Statesman Journal from Salem, Oregon on November 30, 1928 · Page 1
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Statesman Journal from Salem, Oregon · Page 1

Salem, Oregon
Issue Date:
Friday, November 30, 1928
Page 1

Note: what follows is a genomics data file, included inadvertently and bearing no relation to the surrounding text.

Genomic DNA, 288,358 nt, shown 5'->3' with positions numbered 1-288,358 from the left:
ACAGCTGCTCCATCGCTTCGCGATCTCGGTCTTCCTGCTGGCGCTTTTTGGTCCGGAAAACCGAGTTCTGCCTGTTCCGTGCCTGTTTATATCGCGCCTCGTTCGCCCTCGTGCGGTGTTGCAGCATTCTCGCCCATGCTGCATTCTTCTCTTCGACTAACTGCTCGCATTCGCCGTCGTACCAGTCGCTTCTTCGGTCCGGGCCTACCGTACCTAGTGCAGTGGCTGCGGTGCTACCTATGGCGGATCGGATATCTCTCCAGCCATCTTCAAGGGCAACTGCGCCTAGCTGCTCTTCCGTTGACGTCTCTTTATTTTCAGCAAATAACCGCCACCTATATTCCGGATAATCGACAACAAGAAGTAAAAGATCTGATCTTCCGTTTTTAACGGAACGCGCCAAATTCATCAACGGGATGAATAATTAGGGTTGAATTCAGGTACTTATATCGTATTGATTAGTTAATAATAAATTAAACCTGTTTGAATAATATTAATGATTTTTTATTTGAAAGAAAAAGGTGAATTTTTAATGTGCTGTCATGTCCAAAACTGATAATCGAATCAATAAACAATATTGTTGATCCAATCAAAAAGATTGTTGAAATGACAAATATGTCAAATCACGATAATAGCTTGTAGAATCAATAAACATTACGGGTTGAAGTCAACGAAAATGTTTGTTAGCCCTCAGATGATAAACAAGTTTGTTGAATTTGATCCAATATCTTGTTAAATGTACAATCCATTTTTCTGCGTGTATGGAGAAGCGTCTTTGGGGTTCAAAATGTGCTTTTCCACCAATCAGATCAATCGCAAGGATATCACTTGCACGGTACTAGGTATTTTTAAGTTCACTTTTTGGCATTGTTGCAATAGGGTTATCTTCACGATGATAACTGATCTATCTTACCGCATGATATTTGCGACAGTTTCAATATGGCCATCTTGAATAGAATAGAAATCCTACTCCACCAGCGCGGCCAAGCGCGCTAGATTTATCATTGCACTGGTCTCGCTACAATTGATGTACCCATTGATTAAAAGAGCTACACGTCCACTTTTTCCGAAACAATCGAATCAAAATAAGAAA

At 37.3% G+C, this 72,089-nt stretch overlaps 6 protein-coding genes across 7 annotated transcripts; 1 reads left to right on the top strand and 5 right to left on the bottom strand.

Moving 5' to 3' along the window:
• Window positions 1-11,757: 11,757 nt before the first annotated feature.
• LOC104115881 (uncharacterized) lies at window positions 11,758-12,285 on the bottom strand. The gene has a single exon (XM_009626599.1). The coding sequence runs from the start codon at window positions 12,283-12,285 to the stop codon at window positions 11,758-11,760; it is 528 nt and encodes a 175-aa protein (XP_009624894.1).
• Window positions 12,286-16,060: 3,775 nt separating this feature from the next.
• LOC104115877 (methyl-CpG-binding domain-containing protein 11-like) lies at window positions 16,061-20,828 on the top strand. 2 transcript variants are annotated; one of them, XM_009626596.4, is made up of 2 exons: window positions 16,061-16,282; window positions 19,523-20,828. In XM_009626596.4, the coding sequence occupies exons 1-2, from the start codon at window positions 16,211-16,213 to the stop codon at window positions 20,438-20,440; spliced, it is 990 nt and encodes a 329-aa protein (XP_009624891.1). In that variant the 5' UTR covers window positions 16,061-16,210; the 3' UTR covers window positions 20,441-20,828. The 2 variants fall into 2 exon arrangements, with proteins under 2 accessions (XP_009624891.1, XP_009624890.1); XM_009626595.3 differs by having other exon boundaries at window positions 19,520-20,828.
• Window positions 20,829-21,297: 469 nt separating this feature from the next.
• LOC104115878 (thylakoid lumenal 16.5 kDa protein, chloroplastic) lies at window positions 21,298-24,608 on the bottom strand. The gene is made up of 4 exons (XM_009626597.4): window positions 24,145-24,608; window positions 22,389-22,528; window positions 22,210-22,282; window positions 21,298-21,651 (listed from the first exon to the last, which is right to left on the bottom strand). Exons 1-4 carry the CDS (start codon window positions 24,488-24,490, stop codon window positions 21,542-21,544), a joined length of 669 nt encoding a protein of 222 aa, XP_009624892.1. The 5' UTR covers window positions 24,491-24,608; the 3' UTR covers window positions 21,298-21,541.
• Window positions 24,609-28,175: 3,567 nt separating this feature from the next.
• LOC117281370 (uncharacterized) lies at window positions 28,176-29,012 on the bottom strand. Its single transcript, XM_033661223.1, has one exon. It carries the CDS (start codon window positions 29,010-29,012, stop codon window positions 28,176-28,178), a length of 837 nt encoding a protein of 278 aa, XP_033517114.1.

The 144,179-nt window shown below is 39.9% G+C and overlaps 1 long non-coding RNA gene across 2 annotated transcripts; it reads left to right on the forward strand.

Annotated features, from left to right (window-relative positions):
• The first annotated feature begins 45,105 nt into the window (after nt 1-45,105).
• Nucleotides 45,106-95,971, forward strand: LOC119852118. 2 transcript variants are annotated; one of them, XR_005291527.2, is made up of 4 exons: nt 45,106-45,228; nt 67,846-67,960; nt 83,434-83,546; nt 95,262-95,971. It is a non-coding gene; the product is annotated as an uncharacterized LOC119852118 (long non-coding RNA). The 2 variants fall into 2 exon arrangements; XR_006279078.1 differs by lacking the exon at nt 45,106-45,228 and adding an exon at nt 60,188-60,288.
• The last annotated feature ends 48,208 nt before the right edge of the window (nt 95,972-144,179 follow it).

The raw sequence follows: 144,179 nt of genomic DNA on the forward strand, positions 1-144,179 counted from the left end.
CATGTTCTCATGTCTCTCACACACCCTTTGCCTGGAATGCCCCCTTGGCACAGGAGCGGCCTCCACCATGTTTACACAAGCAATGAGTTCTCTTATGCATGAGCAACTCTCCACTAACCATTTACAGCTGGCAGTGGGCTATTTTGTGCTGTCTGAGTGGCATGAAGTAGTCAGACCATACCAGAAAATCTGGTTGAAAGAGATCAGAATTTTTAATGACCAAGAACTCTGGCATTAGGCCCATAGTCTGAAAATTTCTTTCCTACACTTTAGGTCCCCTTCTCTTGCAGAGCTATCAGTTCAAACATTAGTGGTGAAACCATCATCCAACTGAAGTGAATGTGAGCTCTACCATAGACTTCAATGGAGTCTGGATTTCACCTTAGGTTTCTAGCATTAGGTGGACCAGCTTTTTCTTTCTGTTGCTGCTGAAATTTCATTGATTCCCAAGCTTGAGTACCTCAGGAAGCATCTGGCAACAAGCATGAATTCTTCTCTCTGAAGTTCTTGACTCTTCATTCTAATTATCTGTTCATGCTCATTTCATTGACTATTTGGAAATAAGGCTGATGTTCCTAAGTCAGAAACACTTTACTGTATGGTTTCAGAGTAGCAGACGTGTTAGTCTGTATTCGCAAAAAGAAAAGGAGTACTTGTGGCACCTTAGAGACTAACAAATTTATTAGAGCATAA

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-a V 1 JJ n THANKSGIVING brines mostly pleasant thoughts a a rule, some of than dealing 4 with the results of football games, others with the observance fit the, holiday, and other timely topics. :? Bat Ten on Thanksgiving day, one Salem resident was so wrought p over something that he saw that he registered "pet pcovcr. "Tabloid Interviews' aren't limited to the persons the New Oregon Statesman re porters happen to meet and . question; persons who wish to be quoted . may send In their opinions, marked "interviews" and bearing their signatures. MARTHA PACKJNAW. Chemawa student, said: "We had a real Thanksgiving dinner1 too. Grace Peterson and Freda Strom and I bad a chicken apiece. We would have had turkey but it Isn't vary good for the waist line. The regular meal at the school, though, was pork produced right here on the place." A. W. LAWRENCE, a Thanksgiving visitor to Salem from Corvallls, said: "There is one thing about youngsters on Thanksgiving day; they are mighty quiet when gathered around a table loaded with such goodies as mother gets up." DR. O. L. SCOTT, chiropractor, said: 'Herbert Hoover's visit to South America Is making a fine Impression on our southern neighbors. I think his trip is a fine thing and should lead to some very constructive results in the long run." R. V. (NIG) BORLESKE. coach of the Whitman football teamV said: "That boy Harsh-barger, who caught a pass that bounced out of De Poe's-hands-and ran 40 yards to a touchdown, is fast enough for anybody's football team. He scored on University of Washington and made a 75 yard run against Vvasnington State that wasn't allowed. But he's too- cocky, so I've kept him on . the bench most of the time. cynthia Mcintosh, 152 South 13th street, said: "I'm not a perpetual 'crab,' but the more I read the daily papers, the more wonder that the people of this country do not come to their senses and take some united action against the sluggishness of our legal procedure. The pet peeve of H. R. is timely, because be railed up and told The New Oregon Statesman about it right after the Thanksgiving football game at Sweetland field and while he didn't say so, he probably was goaded in to telling about it, by something he saw at the game. . . . ."The thing that gets my risibilities smoking is the crowd of rail birds - that watch football games' from the opposite side of t!ie mill- race to avoid paying admia-! sion, and not content with exhibiting their cheapness in that way, must insult the home team when it's doing its beet." I am mindful that there are a if w knowing lawyers, and even a fewnewspapers, that are paving the way for such action.-But the people; they grumble and seem to think nothing can be done about It." A. B. ESTEP, clerk of the Argo hotel, said: "That was a fine game O. S. C. played against New York university; and I was glad to see Oregon win in the south, too. But I was most interested in the high school .game In which Medford played at Portland. That Medford high school certainly has develaped a football reputation. I was glad to see the smaller school win. VESSEL LIMPS INTO PORT AFTEB STORM SAN DIEGO, Nov. 29. (AP) With a twisted railing more than 30 feet above the water, and a gap where one of her vegetable bins had been, the freighter Will-faro today brought In mute evidence of the strength of the blow which caught President-elect Hoover's party on the Battleship Maryland last week. The Willfaro after emerging from the storm area, passed the Maryland, heading into it. Captain M. Johnson, master of the Willfaro, had plenty to do when mountainous seal" swept the up-perdeck of his ship, tearing a lifeboat away from its fastenings and swinging it out over the side. With soma difficulty the lifeboat was secured,' but the railings forward and aft of it were gone, and the wreckage of the vegetable bin was picked up from the deck below. Brand new paint from the lower deck had vanished completely, swept off by the seas, when things quieted down. Only the Wlllfaro's seaworthy r qualities kept things , from being much worse, the captain said. Fierce Explosion j 'Felt in 'Roseburg ROSEBURG, Ore... Nov. 29. 'CAP) The business section "Tof Roseburg was shaken early today by an explosion which wrecked the tilling station of the Roseburg Super-Service station. Gas escaping from a pump filled a hollow cone-eta pillar with fumes, which were ignited when - an. electric epark from the switch caused the detonation. A fire which followed was quenched by chemloala, . SEVENTY-EIGHTH YEAR Tirana DAY OBSERVED BY I. HOOVER Prayers Offered for King George and All Others Who Are Not Well Stiff Initiation Looms for "Pollywogs" as Ship Approaches Equator By JAMES 1 WEST Associated Press Staff Writer U. S. S. MARYLAND, en route to Guayaquil, Ecuador, Nov. 29. (AP) This was a day of alternate Thanksgiving and trembling aboard the Battleship Maryland aj the mighty craft, carrying Herbeit Hoover, president-elect, an hta party nared re equator on lib voyage to Quayaquil, Its next port of call. In consequence of the Thanksgiving holiday the ship observed Sunday routine. There was a di vine service on the quarterdeck which was attended by both Mr. and Mrs. Hoover. This was followed later with an elaborate dinner, not only for the president elect and his par;y but for all the crew. Summons Given To Every "Pollywog" Dinner concluded, the Mary land was brought to a dead halt momentarily while Davey Jones, personal agent of his majesty. King Neptune, came aboard-to is sue subpoenas to all those who have not until now crossed the equator. These were summoneses to appear tot Initiations tomor row on the forecastle deck where a ducking tank has been rigged up. Jones was presented to Cap tain Kimberly and the presidentelect formally as soon as he came over the side of the vessel; then he repaired to the quarterdeck where the subpoena ceremony was enacted. Even before his arrival, however, the "shellbacks" as those who have crossed the equator be fore are known were busy work ing on the "pollywogs" as those who haven't are known. Some of these latter had been placed In the brig, others being chained up on the deck by their necks, wrists, andrieet. -Prayers Offered For King of England In the eourse of - the religious services which were conducted by the chaplain, Lieut. Commander Huske. in a drizzling rain which continued intermittently through out the day, prayers were offered tor tne recovery or King George of England and others who are ill. Lieut. Commander Huske spoke briefly in his sermon on Thanks giving, mentioning a number of "wholesome things for the Amer Iran people to remember." He said that Americans were only cooperating with; the Heavenly Father in building the United States Into a mighty land. Hoover Sees Elaborate Dinner Served Crew Just before the crew's dinner. Mr. Hoover, escorted by Captain (Turn to Page 2, Please.) LONDON. No?. 29. (AP) Naval disarmament came back to open discussion in Great Britain today. Three factors contributed to this. They were: the proposal off Fred A. Britten, of the naval affairs committee of the United States house of representatives. that his committee and a delega tion from the. house of commons meet in Canada next March; the declaration of Viscount Cecil that Great Britain ought to meet the United States half way, and an at. tempt by Sir Frederick Hall to get an official statement on naval policies by means of an interpellation today in the house of com. mons. A considerable section of the press and several publicists urged that Mr. Britten's proposal be ac cepted. They pointed out that In addressing Prime Minister Stanley Baldwin direct Britten had shat tered diplomatic precedents and had .gone Into official' anarters with an unofficial project, but tney argued that the plan was too good to lose. Rum 'Runner Is Killed In Fight With Guardsmen NIAGARA FALLS. N. Y.. Nov. ft. (AP) One alleged rum runner was shot and killed and his companion wounded when their launch clashed today with a coast guard boat in the . darkness of early morning off the south shore of lake Ontario. , The man killed was Carl Anderson, 84. of Lewis- ton. The wounded man la Edmund 8ahr,of Niagara Falls. According to federal authori ties, papers were found in the dead man's pockets showing that the launch, known as the - Bug, cleared from Niagara on the lake, OnL, on November 21, for Wilson. NV T., with 100 cases of ale. There was no name on the clearance pa-, sera to "Indicate who was. iff charge of the .launch, . BRITISH ILSO WH Wi DISARM1EI Vestris hqmries To be Concluded To day is Reported Decision to be Made Later Fixing Blame for Vessel's Going Down NEW YORK. Nov. 29. (AP) The end of two official inquiries Into the loss of the liner Vestris is in prospect for tomorrow. Before taking a holiday recess, Charles Tattle, federal attorney conducting the government s in vestigation, and a department of commence board reviewing an ex amlnation of the Vestris by steam. boat Inspectors had taken the tes timony of scores. of survivors, of fleers and shipping experts. Only the examination of a few more witnesses remains" before the hearings are concluded. Both Tuttle and Dlckerson N Hoover. suoervlslnsr lnsnectnr ren. eral of the U. S. Steamboat Inspec tion service of the department of commerce, indicated they expect. ea to conclude their investigations tomorrow. It is not known when opinions will be given. Developments Are Summarized Briefly s Outstanding developments of the two hearings to date Include: An acknowledgment by Edward Keane, one of the inspectors who examined the Vestris five days be rore she went down, that the ves sel would not have been Issued clearance papers If he had rerort- ed he failed to lower lifeboats to the water as called for by regula tions. Testimony by the surviving ranking officer that Captain William Carey had declined assist. ance before he sent his SOS. Negro Stokers Deny Having Left Posts Testimony by engineers that the negro stokers had quit their posts when they could have helped keep the liner afloat longer, and denial of this testimony by some of me "iiiack Gang." Criticism by some survlvnra that lifeboats were leakv and thir gear faulty, and .that no rescue organization was. shown by the ship's personnel who left passengers to shift for themselves in the disaster. Four possible causes have been suggested ror the sinking: leaking seams in the hull, ruptured uuu i piates, improperly sealed ports and hatches, and shifting of in tne nuu. United States Executive and Wife Have Quiet Time in Virginia Hills SWANNANOA CLUB, Near Waynesboro, Va., Nov. 29. (AP) A bountiful Thanksgiving dinner was prepared for President and Mrs. Coolldge this evening at the Swannanoa Country club, the secluded mountain mansion where they are spending the holiday week-end. True' to tradition, the pricipal course was turkey. A huge gobbler, weighing more than thirty pounds, was provided for the presidential table by Virginia friends. Mr. and Mrs. Coolldge dined alone as the only guests whom they had Invited to accompany them Into Virginia Mr. and Mrs. Frank W. Stearns of Boston were unable to go. along because of the illness of Mrs. Stearns. The dinner came at the end of a day. of many varied activities which Included attendance at church, an informal luncheon reception, and a college football game. First of all, the president test ed his marksmanship and a new gun in some clay pigeon shooting on the vast estate which surrounds the Swannanoa club. Knowing of Mr. Coolldge's fondness for this form of recreation, in which he had his initiation last summer during his vacation in Wisconsin, the club had provided traps for his stay here. At a distance of 4D yards the chief executive suc ceeded In breaking seventeen out of XS flying targets. The shooting over, Mr. and Mrs. Coolldge motored to Charlottesville for church services. For Thanksgiving and the president's coming, all the proteatant church es of the city united Jn services at the First Baptist church.. The sermon was delivered by the Rev. J. W. Moore, pastor of the First Methodist church. Taking the story of Esther, her position, of influence and her op portunity to save her people tor this theme. Dr. Moore compared her sitnatlon with that of the United States today. Be declared that the clear duty and privilege of the nation was to bring univer sal peace to a "war-cursed world." Smith Observes His Thanksgiving ALBANY. N. Y- Nov. 29. (AP) Governor Smith, sur rounded by his family, today cele brated his eighth and . last Thanksgiving day at the state executive mansion. Be relinquishes his officii on January 1. 1929. to Governor Elect 'Franklin D. Roose velt. A turkey dinner with . all the trimmings was served ! with the - governor presiding at the table. P8ESIDFI ENJOYS 1I5GIIB Salem, Oregon, Friday Morning, Tfovmber SO, 1928 OREGON STATE WHIPS EAST'S 25-13 New York University JSrid Team Completely Outclassed by Aggies Adverse Dope Completely Upset by Fighting Western Aggregation By EDWARD J. NEIL Associated Press Sports Writer NEW YORK. Nov. J9. (AP) A nightmare, stark and terrible and fashioned of great, crashing figures in the pure white of Ore- today: the dream of New York University for a football team" that could challenge the recognition or the nation. It was a dream that began when the first leaves of the fall turned brown, grew through overwhelming conquest of Colgate and Missouri, and reached its height in smashing victory over Carnegie Tech, master of Notre Dame. It came to as harsh and unexpect ed an end as any football dream could, shattered on the final day of the season by an eleven con ceded scarcely a chance to win. Aggies Dominate Throughout Contest There was no possibilty of the Violets awakening tomorrow to rub their eyes and find it all only a bad dream. The actual score of the upheaval. 26 to IS, gave but little Indication of Oregon State's complete domination. Through a forward wall that had smashed every previous thrust three great western backs Captain Howard Maple, "Honolulu" Henry Hughes, and Cy Sherwood ripped and tore repeatedly, carving out long gains, tremendous marches, and three times piling over the Violet goal for touchdowns. Over the heads of the be wildered forwards, beyond and through the N. Y. U. backs, Maple threw forward passes that dazed the defense and accounted for the fourth score. Easterners Find Competition Strong Looking as futile' and worn against Oregon as they did keen and powerful In whipping Carnegie Tech. the Violets played their game only in the -. opening and closing minutes of the brilliant battle. Led by Ken Strong, high est scoring back in the east, the violets etormed out to score a touchdown in the first few min utes of play, then languished un der a battering that lasted until the final moment of the contest, before reviving and fashioning the second score. At the epening gun. Strong raced back 20 yards with the kick-off, tossed a 22 yard pass, and then charged through tackle, back to the center and straight down the field for 40 yards. Oregon held bitterly, but Follet swept around an end for 12 yards and the touchdown. Crowd Decides Everything's Over ' The 40.000 in the stands sat back, contentedly watching another typical Violet slaughter. Before they knew what had happened, the surge of the white-clad westerners was under-way, the ball was in New York territory, and it stayed there for all but the last few minutes of the game, punctured by touchdowns, until the field was almost hidden In the dusk. Coming back after that first score, the Oregon State line opened gaping holes for Sherwood, Maple and Hughes to march ten yards at a lick, to the N. Y. U. seven yard line. There was a ripple of uncertainty in the New York stands, "but the Violets held , for (Turn to page 11, please) Ezra Meeker Yet Clinging to Life SEATTLE, Nov. 29. (AP) Ezra Meeker, picturesque 97 year old pioneer, who has lain close to death in a hotel room here for nearly a week, was slightly im proved today. His condition picked up sufficiently for him to be fed liquids by his mouth Instead of by Infusions. His pulse and temperature were normal and his mental, lty clear, his physicians said. "We are hopeful for further Improvement," they added. CHAMPS Wales Far Away When King Taken 111 LONDON sfliKK .-A, wr, . J r.ftt - 4f ' - 1 val ?. YA fytfgtr & i4 More than 4,000 miles on a direct air line sepa-ated the Prince George V, when news of the British monarch's illness first reached with his brother, Duke of Gloucester, in Africa. Photo shows map of London to Dodo ma, Tanganyika, ed of King George's illness. BELGIUM SUFFERS FROM FIERCE GALE Soldiers Busy Repairing Dikes Broken Down by Terrific Storms BRUSSELS. Nov. 29. (AP) Th situation along the Belgian oa4 a a -result of the recent storm was critical in many places toniehL. and - enormous carnage seeje Inevitable if the tales should start afresh. In Ostend, West End, Middle- kerk and Blankenberg, three-quarters of the houses were either unroofed or standing in water. The Middlekerk Casino was in danger of collapse and the promenades along the seafronl were either badly damaged or in ruins and covered with sand. All electric car as well as channel boat services were suspended. From all of these localities came urgent pleas that soldiers be sent to repair breaches in the dikes and other protective devices on the waterfronts. Despite improved weather, floods were still spreading throughout the Province ot Antwerp. Working day and ' night. 5,000 soldiers had mended most of the 56 breaks In dikes and these were expected to resist tonight's high tide. In the city of Antwerp the people today were able to obtain drinking water in reduced quantities. Storms had undermined undermined and broken the city mains. Public relief funds have been opened in behalf ot the Inundated districts which the queen visited yesterday. The Red Cross is caring for 20,000 ; people, many of whom are homeless or have lost all their possessions. An i Unof ficial estimate placed the: total damage In the ! neighborhood of 15,000,000. i WITNESS FOR STATE 1 ELSINORE. Calif., Nov. I 2f. (AP) Jessie Clark, 18. niece of Gordon Northcott and one of the state's ' witnesses against him, became hysterical , here when she learned during her ThanksgMvng dinner of his alleged confession. "She went all to pieces when she heard the news." said George H. Morton Sr.. at whose home she has been staying since she -was returned here from Canada. : "She is worrried about the nec essity of going on the witness stand against i her uncle," added Attorney Loyal O. Kelley, who has been Miss Clark's counsel. "I suppose this hysteria is a natural reaction." - r " l . i n . Small Freighter " In Distress Gets Much Needed Aid SEATTLE. Nov. 89. (AP) Tne freighter. Chief MaqulUa was foundering in mld-Paclfle with the first of seven rescue vessels due to arrive at her side about 2 o'clock this morning,. radio operator of the liner President McKlnley advised the Seattle harbor radio early- this morning. . The Montreal Maru had wire lessed . the McKlnley that ; she would be in that position at t o'clock and the steamship Atlantic City said it would arrive at 9 o'clock in the morning, the operator reported. . ' 1 CROWS where Gloucester, lower left, and Wales, in-photos at right, were advis Town Councillor Is Buried to Cure Electricity Jolt PRAGUE, Czechoslovakia, Nov. 29. (AP) The town councillor of the Moravian town of Bakova, was deliberately buried alive after accidental con- ' tact with a highly charged electric wire, that rendered him unconscious. On the advice of a woman doctor of the village, - the official, Lutclera, was placet! in a hole In the . ground in the belief that the earth would absorb the electricity from his body. When dug up after 80 minutes interment, Kutclera was dead. WEE GREETED BY Famous Evangelist Has Nothing to Say About Official Investigation LOS ANGELES Nov. 29. (AP) Aimee Semple McPherson, pastor of Angelus temple, came home today from her European tour to be greeted by a tumultous welcome by 2000 persons, gather ed at the railway station as her train pulled in. The famous evangelist refused to comment on the grand Jury investigation of her sensational kidnapping story of two years ago and after a motion picture company had obtained a shot "talkie" from her. left for Angelas temple with her two children, Rolph and Roberta. In a brief speech before the crowd and the "Mike" placed before her, Mrs. McPherson termed her recent tour as one of the most successful she ever had undertaken. She studiously avoided questions of newspapermen regarding the Los Angeles county grand jury's probe into the handling of charges preferred against her following her mysterious disappear ance and Ignored her questioners whenever they broached the subject. Again, when told by a reporter that certain checks and papers of hers had been seised by the Inquisitorial body and asked what she thought of it, the pastor turned away. The large assemblage gathered to greet Mrs. McPherson grew enthusiastic as the train bearing the pastor drew into the station. A great number of persons had large orange and blue pom-poms and waved, them vigorously as Mrs. McPherson appeared. Grid Enthusiasts At Oregon State Hear Oi Victory CORVALL18. Ore., Nov.1 29, (AP) Students remaining on the campus ot Oregon r State college over the vacation period, ran wild in rampant enthusiasm today as the telegraphic score board reports of the Oregon State-New rork university football game brought in play by play results ot the football upset on the Atlantic. .Thousands of others alumni and friends, heard the reports re layed over KO AO, college radio station. The State collece : team will remain in the east as guests at the Stanford-Army game Sat- urday, - . CROWDS aN? mm 4. xi'-i s of Wales from his father. King the royal heir on a hunting trip Africa with air line Indicated from BETTER, IS REPORT Favorable Bulletins Issued by Royal Physicians; Nation Relieved LONDON, Nov. 29 (AP) An anxious nation began to breathe more freely today as the condition of King George showed distinct improvement. Two favorable bulletins this morning and one this evening, an nounclng that the infective pro cess was being held in check and recording a quiet day with sleep, followed Home Secretary Joynson- Hicks' hopeful statement last night that his majesty was on the mend. It was understood that the king's physicians were greatly satisfied with the king's progress today and would omit the usual late night visits. Tonight's bulletin, Issued at 8 p. m., said: "The king had a quiet day with some sleep: Otherwise his condition remained unchanged." OF SPECIAL TREATS SAN QUENTIN, Nov. 29. (AP) Convicts in San Quentln prison lost all their Thanksgiving diversions, including the ball game today, because of the escape plot frustrated yesterday. The only improvement over the ordinary fare was a bit ot roast pork for the dinners ef prisoners not known to be concerned in the conspiracy. The prison band also played during the meal, but most of the prisoners were ill at ease, and some were sullen. Every cell in the prison was searched by guards. The six prisoners known to have planned the jailbreak were in solitary confinement, three In the dungeon on bread and water, one in the death cell, and two tubercular men in ordinary jsells. John Joseph Malone, Los Angeles wife murderer sentenced to die a week from tomorrow, was taken to the death cell after discovery of the plot. Prison officials expect him to confess the whole Jailbreak plans to his guards, who spoke to him of nothing else. In the dungeons were Edgar La Pierre. Los Angeles gangster, condemned to death for murder of an Oakland policeman. Louis Lazarus, sentenced to die for murder of an Oakland bank cashier during a holdup, and Perry Coen. facing the death penalty for mar. der of his sweetheart's father and mother at Hanford. The :; two others directly connected with the plot were Roy Cook, t San Fran cisco robber serving a 16-year term, and Howard J. Abbey, of San Diego, serving ten years. The , tier, had dug tunnels to make a dash for .liberty today. Discovery of Jthe tunnels frustrated the plot - Philanthropist Taken By Death MINNEAPOLIS, Nov. 29. (AP) William Henry Eustis. philanthropist and former mayor of Minneapolis, died at bis hotel suite: here late today.- He was 83 years old. Mr. Eustis had been seriously 111 for several weeks, - KING MUCH CONVICTS 0 PRICE FIVE CENTS IS CONFESSED Br NORTHCO'n Defendant in Murder Case Breaks Down After Being Grilled 7 Hours Youth Screams He Is Willing to Die; Wishes to Pro tect "Mother" ABOARD NORTHCOTT Special Car en route to Los Angeles, Nov. 29. (AP) Breaking under seven hours of relentless questioning Gordon Stewart Northc-ott, screaming that he was willing to die. this afternoon confessed ne burled the body ot an unideny- fitsd Mexican youth with whose murder' he Is charged. Nortihcott-v admitted taking the body from bis lather's Riverside chicken ranch to Puente, where there is a jlarge Mexican colony and burying it, after burning the head. Northcott went no further in . his confession and .refused to admit killing the boy although he told Earle Redwine, Los Angeles deputy district attorney whq was his chief inquisitor, that the lad was murdered with a .22 rifle and a pistol. Hints Walter Collins Has Met Foul Play The 22-year old suspected killer of four persons denied knowledge of the fate of the two jother youths with whose deaths be has been charged but intimated that a fourth, Walter Collins, -will not be found again. Nelson and Louis Winslow, the youths in question, will be located Northcott declared adding that he "feels" that' they are safe. . Refusing to indicate where he burled the Mexican boy. ; with whom he admitted clandestine relations, Northcott said he might sign a confession when he got Into court, adding in the next breath he might fight the case. Should he confess, he asserted. It would be only because he wanted to save his mother, Mrs. Louisa Northcott now held In Calgary. Effects of Long Grilling Are Shown Northcott, guarded by Redwine and three other Los Angelas county officers, was speeding to-, night toward Los Angeles where-,-.' he will be tried tor the murder of. the Mexican youth. Maintaining his Innocence until he reached' American soil the suspected slay -er cracked under ' the strain of continuous questioning and last night begged to : be allowed to sieep, promising ne wouia -ciear everything up" today. RYtmriltoil from Panaris thai youth was hurried across the border Tuesday night to avoid threatened babear corpus proceedings-, which might have held up his re- moval several days. Officers said he would probably be tried for murder within three weeks. Mrs. Northcott, held in Calgary pending the outcome of her extra-' - ditlon case, will be charged with aiding her son In two murders. Officers have been working en the theory that she is not lis mother and hare tried repeatedly to get htm to admit this. The-r-, woman lost her fight against ex tradition but appealed. DEEP SNOW. COVERS DENVER. Nov. 29. (AP) Under clearing skies, the Rocky Mountain region tonight lay beneath a heavy Thanksgiving blanket of snow. All of the states in the Rocky -mountains Wyoming. Utah, Idaho, Colorado, New Mexico, and Montana were covered in a blanket of white as the storm, marked by unusual high temperatures, ' moved slowly eastward. Many cities and towns in i Colorado aad Wyoming, where the snowfall was heaviest, were left covered with from one to two feet of snow. The flakes fhlch fell continuously for 32 hours were hailed, as manna in the farm belt of the mountain state and the storm waa passing without leaving any extended damage. Livestock was not Injured. , Zumstein Badly Hurt In Three Auto Collision WOODBURN, Ore., Nov. JS.- Prank Zumstein, resident of the Woodborn vicinity, suffered eer- uoos injaries in a three-car smasa- up on the Broadaeres road aboat a mile north of West - Woodbarn. Two of the ears were badly wrecked. - M. J. LIndahl of Woodburn was driving north and J. S. Trayer of Hqbbard was driving south, aad they were 'passing at the Crosby corner, both. going slowly. Mr. Zumstein , approached from th west at a high rate of speed and apparently failed : to see the two cars on the main road. He crashed Into the Trayer car which was thrown against Lindahl's machine. Zumstein was thrown out of his light touring ear and received serious cuts about tha face and head. He was taken to natbard fo medical attention, by Cert Butterfield, a passing motorist. MOUNT! SECTION